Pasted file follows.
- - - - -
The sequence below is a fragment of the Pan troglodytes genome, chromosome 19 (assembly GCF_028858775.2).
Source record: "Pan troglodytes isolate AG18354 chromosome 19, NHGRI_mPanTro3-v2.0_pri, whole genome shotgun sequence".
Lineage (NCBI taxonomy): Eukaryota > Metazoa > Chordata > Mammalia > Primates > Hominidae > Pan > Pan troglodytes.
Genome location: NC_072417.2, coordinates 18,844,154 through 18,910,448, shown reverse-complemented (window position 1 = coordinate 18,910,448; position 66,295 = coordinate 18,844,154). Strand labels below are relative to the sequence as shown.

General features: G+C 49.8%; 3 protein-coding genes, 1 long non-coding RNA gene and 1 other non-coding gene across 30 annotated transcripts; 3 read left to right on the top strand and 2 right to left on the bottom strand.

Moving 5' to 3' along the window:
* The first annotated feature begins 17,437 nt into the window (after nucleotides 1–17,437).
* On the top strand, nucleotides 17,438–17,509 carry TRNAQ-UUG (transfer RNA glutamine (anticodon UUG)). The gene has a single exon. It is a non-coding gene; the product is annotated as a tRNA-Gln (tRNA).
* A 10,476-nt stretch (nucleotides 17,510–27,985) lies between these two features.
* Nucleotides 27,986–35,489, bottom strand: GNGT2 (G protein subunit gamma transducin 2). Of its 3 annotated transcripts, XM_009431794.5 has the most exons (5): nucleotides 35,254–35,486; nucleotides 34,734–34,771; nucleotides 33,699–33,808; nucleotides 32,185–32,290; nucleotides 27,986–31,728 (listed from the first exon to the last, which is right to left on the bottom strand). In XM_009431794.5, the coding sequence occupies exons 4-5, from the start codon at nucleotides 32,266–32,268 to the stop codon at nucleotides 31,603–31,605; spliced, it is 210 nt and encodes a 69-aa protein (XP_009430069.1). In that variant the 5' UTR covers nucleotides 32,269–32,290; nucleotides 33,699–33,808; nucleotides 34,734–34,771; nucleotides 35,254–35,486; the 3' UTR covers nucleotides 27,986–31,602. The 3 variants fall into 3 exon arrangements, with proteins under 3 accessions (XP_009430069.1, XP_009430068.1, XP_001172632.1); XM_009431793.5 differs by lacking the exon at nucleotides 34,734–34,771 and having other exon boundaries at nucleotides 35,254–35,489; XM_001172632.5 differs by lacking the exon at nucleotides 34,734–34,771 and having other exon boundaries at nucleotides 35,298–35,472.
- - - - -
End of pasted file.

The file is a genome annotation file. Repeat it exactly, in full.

The sequence below is a fragment of the Pan troglodytes genome, chromosome 19 (assembly GCF_028858775.2).
Source record: "Pan troglodytes isolate AG18354 chromosome 19, NHGRI_mPanTro3-v2.0_pri, whole genome shotgun sequence".
Lineage (NCBI taxonomy): Eukaryota > Metazoa > Chordata > Mammalia > Primates > Hominidae > Pan > Pan troglodytes.
Genome location: NC_072417.2, coordinates 18,844,154 through 18,910,448, shown reverse-complemented (window position 1 = coordinate 18,910,448; position 66,295 = coordinate 18,844,154). Strand labels below are relative to the sequence as shown.

General features: G+C 49.8%; 3 protein-coding genes, 1 long non-coding RNA gene and 1 other non-coding gene across 30 annotated transcripts; 3 read left to right on the top strand and 2 right to left on the bottom strand.

Moving 5' to 3' along the window:
* The first annotated feature begins 17,437 nt into the window (after nucleotides 1–17,437).
* On the top strand, nucleotides 17,438–17,509 carry TRNAQ-UUG (transfer RNA glutamine (anticodon UUG)). The gene has a single exon. It is a non-coding gene; the product is annotated as a tRNA-Gln (tRNA).
* A 10,476-nt stretch (nucleotides 17,510–27,985) lies between these two features.
* Nucleotides 27,986–35,489, bottom strand: GNGT2 (G protein subunit gamma transducin 2). Of its 3 annotated transcripts, XM_009431794.5 has the most exons (5): nucleotides 35,254–35,486; nucleotides 34,734–34,771; nucleotides 33,699–33,808; nucleotides 32,185–32,290; nucleotides 27,986–31,728 (listed from the first exon to the last, which is right to left on the bottom strand). In XM_009431794.5, the coding sequence occupies exons 4-5, from the start codon at nucleotides 32,266–32,268 to the stop codon at nucleotides 31,603–31,605; spliced, it is 210 nt and encodes a 69-aa protein (XP_009430069.1). In that variant the 5' UTR covers nucleotides 32,269–32,290; nucleotides 33,699–33,808; nucleotides 34,734–34,771; nucleotides 35,254–35,486; the 3' UTR covers nucleotides 27,986–31,602. The 3 variants fall into 3 exon arrangements, with proteins under 3 accessions (XP_009430069.1, XP_009430068.1, XP_001172632.1); XM_009431793.5 differs by lacking the exon at nucleotides 34,734–34,771 and having other exon boundaries at nucleotides 35,254–35,489; XM_001172632.5 differs by lacking the exon at nucleotides 34,734–34,771 and having other exon boundaries at nucleotides 35,298–35,472.